By Mike Cheney, AME Program Director
In the 250 years since the dawn of the Industrial Revolution, when the fragmenting of the family into individual units of labor began in earnest, the concepts of apprenticeship and mentorship have largely disappeared from the American culture.
The common practice of children being trained up for their lives’ work by parents, relatives and like-minded friends has been replaced by another sort of vocational orientation which might or might not teach the basic skills of the job but which severely lacks the training in wisdom and knowledge of the foundational type, the wisdom of God.
There is no denying that the trend which began in England in approximately 1750 and spread to America shortly thereafter brought with it a bevy of inventions, policies and processes that were and are beneficial to society. Per capita income increased dramatically as well. Equally undeniable has been the devastating effect on the fabric of the family and our society as this new period in history was a major catalyst in moving away from biblical principals and more toward egalitarianism, pragmatism, feminism, debt- based economics and a low view of and independence from family. The word of God tells us this will be the inevitable result of our drifting from His precepts toward our own wisdom (foolishness).
Thankfully, the Apprenticeship/Mentorship model is making a comeback. The environment for its return is being aided somewhat by current economic conditions. For instance, a college education has become prohibitively more expensive and at the same time less valuable in terms of producing income, or even a job for the graduate. According to the articles I read the price of a college education has been increasing at twice the rate of inflation since 1982.1
I am not making the claim that a college education is not required under any circumstances or that no one should seek a degree. Some fields rightly require a degree which follows a rigorous course of study.
Even so, much of the college level work can be accomplished in a less expensive and time- consuming manner than the colleges and universities tend to push on us. Nonetheless, the college degree is not a ticket to a secure and high paying job in most cases as the statistics are now bearing out.
TheBlaze.com lists the top 20 highest paying jobs which do not require a degree. They note that the starting pay for these jobs ranges from $17,000–$30,000 with top pay of $50,000–$150,000.5
Part of the process of learning a task is repetition under the watchful eye of a master. Upon sufficient instruction and correction from the master the apprentice has now learned the job.
However, simply learning the basic skills is not enough. The “how” is insufficient without the “why.” In the long term, the “how” will not sustain us through the difficulties that will be encountered along the way. The grouchy boss, nitpicking customer, lazy coworker, tough working conditions, etc. all become stumbling blocks to the one who knows “how” to do the job but does not know “why” he is doing it.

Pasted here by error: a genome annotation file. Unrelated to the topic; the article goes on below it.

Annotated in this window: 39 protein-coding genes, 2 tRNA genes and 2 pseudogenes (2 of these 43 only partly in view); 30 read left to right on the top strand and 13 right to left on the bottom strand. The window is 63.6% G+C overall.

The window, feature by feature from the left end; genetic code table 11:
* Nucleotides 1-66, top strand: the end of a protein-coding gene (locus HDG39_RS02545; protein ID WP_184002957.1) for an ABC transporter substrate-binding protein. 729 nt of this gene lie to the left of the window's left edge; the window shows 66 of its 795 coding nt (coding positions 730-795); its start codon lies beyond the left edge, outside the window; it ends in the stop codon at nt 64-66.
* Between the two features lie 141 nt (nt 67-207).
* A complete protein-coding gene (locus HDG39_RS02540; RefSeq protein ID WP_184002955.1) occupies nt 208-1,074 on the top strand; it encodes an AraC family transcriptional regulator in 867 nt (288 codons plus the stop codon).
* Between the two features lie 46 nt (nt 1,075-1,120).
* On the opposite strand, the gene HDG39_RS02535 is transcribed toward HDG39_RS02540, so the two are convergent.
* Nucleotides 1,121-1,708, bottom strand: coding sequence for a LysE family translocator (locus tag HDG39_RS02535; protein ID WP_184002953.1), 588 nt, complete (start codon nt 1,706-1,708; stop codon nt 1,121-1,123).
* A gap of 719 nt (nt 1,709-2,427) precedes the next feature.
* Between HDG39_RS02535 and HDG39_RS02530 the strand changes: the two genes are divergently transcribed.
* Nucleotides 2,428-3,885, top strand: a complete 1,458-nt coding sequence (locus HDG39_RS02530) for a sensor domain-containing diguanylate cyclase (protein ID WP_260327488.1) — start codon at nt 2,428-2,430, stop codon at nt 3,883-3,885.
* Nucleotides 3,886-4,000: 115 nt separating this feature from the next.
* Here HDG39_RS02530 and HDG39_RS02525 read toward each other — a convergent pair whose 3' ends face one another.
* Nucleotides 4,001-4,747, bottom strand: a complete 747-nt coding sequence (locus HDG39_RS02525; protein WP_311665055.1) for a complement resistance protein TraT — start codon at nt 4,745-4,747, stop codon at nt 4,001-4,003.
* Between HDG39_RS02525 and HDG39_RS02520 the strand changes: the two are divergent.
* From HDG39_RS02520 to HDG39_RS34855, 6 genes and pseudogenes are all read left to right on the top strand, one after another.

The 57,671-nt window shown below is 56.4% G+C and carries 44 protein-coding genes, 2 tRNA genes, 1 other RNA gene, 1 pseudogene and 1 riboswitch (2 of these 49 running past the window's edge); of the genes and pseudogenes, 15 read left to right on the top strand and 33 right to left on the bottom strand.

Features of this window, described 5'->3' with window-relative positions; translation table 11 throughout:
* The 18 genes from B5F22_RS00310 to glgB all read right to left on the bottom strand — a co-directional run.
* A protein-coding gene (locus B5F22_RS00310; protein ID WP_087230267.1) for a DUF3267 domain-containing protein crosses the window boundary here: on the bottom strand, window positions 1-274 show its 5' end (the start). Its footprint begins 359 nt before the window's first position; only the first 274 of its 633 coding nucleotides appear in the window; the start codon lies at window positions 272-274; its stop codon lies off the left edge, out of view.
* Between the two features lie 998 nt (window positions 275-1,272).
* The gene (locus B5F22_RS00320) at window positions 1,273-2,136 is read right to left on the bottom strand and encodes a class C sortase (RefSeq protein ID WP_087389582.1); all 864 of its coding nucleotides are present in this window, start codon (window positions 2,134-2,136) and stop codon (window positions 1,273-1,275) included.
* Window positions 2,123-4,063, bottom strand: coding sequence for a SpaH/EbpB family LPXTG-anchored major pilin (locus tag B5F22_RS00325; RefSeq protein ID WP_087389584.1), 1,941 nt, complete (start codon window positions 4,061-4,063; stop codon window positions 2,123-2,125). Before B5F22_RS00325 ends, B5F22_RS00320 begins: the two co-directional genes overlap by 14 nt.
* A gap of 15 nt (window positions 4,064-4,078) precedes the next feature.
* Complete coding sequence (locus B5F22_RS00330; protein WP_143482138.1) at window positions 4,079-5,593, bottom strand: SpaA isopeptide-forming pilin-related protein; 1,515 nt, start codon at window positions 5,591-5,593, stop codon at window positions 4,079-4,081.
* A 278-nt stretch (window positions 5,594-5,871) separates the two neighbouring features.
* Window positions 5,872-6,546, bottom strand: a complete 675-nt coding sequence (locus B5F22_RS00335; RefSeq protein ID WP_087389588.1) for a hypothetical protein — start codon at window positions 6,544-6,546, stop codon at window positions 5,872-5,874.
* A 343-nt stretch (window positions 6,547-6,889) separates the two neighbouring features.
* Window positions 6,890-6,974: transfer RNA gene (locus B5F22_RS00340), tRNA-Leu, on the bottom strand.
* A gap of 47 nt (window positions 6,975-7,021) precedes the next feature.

Mentorship encompasses careful instruction in the “why”- doing whatever we do in an excellent manner as unto the Lord.
Mentorship Comes in Many Forms
I was fortunate to have my son mentored by several strong men of God. He and several other young men spent two to three days per week under their direct training. I will always be grateful to Kevin Swanson, Dave Buehner and Joaquin Fernandez for their investment in the life of my son. Corey has been blessed greatly by their selfless outpouring and I pray God will bless them accordingly. I know He will.
My circumstances allowed me a low-key approach to mentor a young man in the real estate business. His father had called previously to ask me about mentoring his son. As I was already working with my son in this regard we included the other young man in our daily work flow on the days when it was mutually convenient. We ended up spending 1-2 days per week together. This young man continues to pursue his business and calls me every several weeks just to chat or ask a question. That was my initial foray into mentorship of someone other than my own family. I plan to do it again from time to time. Someone coined the phrase “mini-mentorship” to describe what I did and I think it fits very well.
There is no particular template which defines mentorship. I recently heard two young men exhort a room full of fathers and sons to seek out three men whom they would ask to speak into the sons’ lives about the Christian life, specifically- honoring their fathers and mothers, developing the habits of a wise man of God (Proverbs) and earning a living.
Where to Begin
This article was originally posted on the AME Program Blog on January 6th, 2015.
About the Author: Mike Cheney
Mike and his wife, Roxie, have been blessed with two children, Annie and Corey, whom they have home educated since birth. They are entrepreneurs and believe in developing multiple streams of income to keep family economies strong, vibrant and able to weather economic difficulties for present needs as well as those of future generations. As a realtor, Mike works with real estate investment, brokerage, and property management. As the director of the national AME Program and of Family Economics for Generations with Vision, Mike has a passion to share a vision for discipleship in all kinds of businesses. He is a founder and teaching elder at Covenant Love Fellowship Church in Parker, Colorado.